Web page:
I learned something this week. I have a chip on my shoulder. When it comes to Down syndrome, I am starting to expect the worst from people. It started a few weeks ago when I was discussing Eon's transition into the toddler room at church with the coordinator, who is also a good friend. I thought it would be helpful to have our oldest daughters take turns being in there with him to assist him if needed (mostly because he doesn't do well without "his people" around).
Thinking aloud, my friend thought through potential issues with this arrangement and I became ridiculously defensive. I erroneously assumed it was turning into a fight for my son's "rights" and became loaded for bear. Turned out to be a complete non-issue.
This week, I'm working in the nursery for VBS (vacation Bible school). There is a petite little girl in there who is 2yo. Eon tends to crawl like a boy on a mission with his head down and really fast. The first night, he almost ran into the little girl and she freaked. From then on, she'd whimper when he got too close and point him out when he made too much noise. My assumption was that she was scared of him because he's different. It made me sad.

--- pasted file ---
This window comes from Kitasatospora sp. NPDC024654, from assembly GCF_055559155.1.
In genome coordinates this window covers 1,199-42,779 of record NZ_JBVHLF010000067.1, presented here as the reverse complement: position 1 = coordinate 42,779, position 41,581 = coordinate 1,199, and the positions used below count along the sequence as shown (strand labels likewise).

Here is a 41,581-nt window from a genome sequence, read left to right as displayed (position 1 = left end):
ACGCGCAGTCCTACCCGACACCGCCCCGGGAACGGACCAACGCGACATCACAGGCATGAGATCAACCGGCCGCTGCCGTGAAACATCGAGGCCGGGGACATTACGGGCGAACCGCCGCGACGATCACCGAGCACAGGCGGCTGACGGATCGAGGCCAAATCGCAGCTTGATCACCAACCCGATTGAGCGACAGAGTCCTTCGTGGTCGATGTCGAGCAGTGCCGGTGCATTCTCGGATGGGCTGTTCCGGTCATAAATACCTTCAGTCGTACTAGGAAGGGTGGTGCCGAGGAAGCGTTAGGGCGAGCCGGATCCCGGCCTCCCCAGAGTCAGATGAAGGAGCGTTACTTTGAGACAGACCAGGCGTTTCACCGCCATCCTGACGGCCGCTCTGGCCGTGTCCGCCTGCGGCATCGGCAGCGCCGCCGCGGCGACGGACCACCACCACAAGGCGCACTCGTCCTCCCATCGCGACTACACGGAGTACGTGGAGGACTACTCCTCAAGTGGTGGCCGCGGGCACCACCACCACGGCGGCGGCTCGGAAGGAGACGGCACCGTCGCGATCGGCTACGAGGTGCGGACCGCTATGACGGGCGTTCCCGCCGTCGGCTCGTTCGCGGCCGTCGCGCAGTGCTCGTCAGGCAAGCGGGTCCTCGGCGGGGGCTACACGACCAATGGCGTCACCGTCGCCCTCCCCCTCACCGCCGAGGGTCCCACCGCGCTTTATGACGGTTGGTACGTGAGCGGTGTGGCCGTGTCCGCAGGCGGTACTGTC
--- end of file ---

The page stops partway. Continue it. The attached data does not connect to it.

Fast forward to the next night. A typical little girl, Eon's age, got too close to the first girl and she freaked again. After that, anytime that girl got too close, she whimpered. She forgot all about her fear of Eon. I realized I just assumed the problem was Down syndrome, not that the little girl has space issues.
I'm the one with issues. I have to lose this attitude I've begun to carry around! There is nothing wrong with being an advocate, but not to the point that I alienate those around us. What does that communicate to people, if I'm constantly expecting them to treat him differently? I think it just showcases his differences and certainly doesn't convey the intended message that he's more alike than different.